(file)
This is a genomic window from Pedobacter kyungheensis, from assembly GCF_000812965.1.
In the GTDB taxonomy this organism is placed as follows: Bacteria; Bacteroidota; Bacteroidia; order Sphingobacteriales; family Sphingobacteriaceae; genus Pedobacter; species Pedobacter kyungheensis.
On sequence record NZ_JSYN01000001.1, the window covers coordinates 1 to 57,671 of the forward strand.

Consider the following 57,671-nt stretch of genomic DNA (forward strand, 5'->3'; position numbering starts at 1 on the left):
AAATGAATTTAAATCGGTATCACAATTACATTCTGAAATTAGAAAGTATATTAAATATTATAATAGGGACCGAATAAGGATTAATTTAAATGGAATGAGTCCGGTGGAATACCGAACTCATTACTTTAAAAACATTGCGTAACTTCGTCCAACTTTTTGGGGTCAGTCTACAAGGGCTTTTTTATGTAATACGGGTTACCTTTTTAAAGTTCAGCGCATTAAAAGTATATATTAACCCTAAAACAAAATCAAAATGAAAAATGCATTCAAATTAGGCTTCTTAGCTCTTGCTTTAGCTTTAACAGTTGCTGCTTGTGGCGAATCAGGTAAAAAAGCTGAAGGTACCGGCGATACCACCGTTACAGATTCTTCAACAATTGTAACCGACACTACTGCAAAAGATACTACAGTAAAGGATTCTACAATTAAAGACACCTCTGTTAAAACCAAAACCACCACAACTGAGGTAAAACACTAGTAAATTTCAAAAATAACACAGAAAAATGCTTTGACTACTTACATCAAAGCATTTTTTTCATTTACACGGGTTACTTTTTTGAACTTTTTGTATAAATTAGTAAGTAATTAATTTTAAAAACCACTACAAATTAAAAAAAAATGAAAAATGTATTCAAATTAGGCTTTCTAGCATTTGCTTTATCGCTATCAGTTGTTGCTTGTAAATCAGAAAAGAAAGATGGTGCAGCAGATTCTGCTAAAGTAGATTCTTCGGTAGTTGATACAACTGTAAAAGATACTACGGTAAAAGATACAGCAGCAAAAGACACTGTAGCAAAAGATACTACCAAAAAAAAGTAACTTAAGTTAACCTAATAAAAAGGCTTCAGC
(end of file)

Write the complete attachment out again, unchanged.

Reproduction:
This is a genomic window from Pedobacter kyungheensis, from assembly GCF_000812965.1.
In the GTDB taxonomy this organism is placed as follows: Bacteria; Bacteroidota; Bacteroidia; order Sphingobacteriales; family Sphingobacteriaceae; genus Pedobacter; species Pedobacter kyungheensis.
On sequence record NZ_JSYN01000001.1, the window covers coordinates 1 to 57,671 of the forward strand.

Consider the following 57,671-nt stretch of genomic DNA (forward strand, 5'->3'; position numbering starts at 1 on the left):
AAATGAATTTAAATCGGTATCACAATTACATTCTGAAATTAGAAAGTATATTAAATATTATAATAGGGACCGAATAAGGATTAATTTAAATGGAATGAGTCCGGTGGAATACCGAACTCATTACTTTAAAAACATTGCGTAACTTCGTCCAACTTTTTGGGGTCAGTCTACAAGGGCTTTTTTATGTAATACGGGTTACCTTTTTAAAGTTCAGCGCATTAAAAGTATATATTAACCCTAAAACAAAATCAAAATGAAAAATGCATTCAAATTAGGCTTCTTAGCTCTTGCTTTAGCTTTAACAGTTGCTGCTTGTGGCGAATCAGGTAAAAAAGCTGAAGGTACCGGCGATACCACCGTTACAGATTCTTCAACAATTGTAACCGACACTACTGCAAAAGATACTACAGTAAAGGATTCTACAATTAAAGACACCTCTGTTAAAACCAAAACCACCACAACTGAGGTAAAACACTAGTAAATTTCAAAAATAACACAGAAAAATGCTTTGACTACTTACATCAAAGCATTTTTTTCATTTACACGGGTTACTTTTTTGAACTTTTTGTATAAATTAGTAAGTAATTAATTTTAAAAACCACTACAAATTAAAAAAAAATGAAAAATGTATTCAAATTAGGCTTTCTAGCATTTGCTTTATCGCTATCAGTTGTTGCTTGTAAATCAGAAAAGAAAGATGGTGCAGCAGATTCTGCTAAAGTAGATTCTTCGGTAGTTGATACAACTGTAAAAGATACTACGGTAAAAGATACAGCAGCAAAAGACACTGTAGCAAAAGATACTACCAAAAAAAAGTAACTTAAGTTAACCTAATAAAAAGGCTTCAGC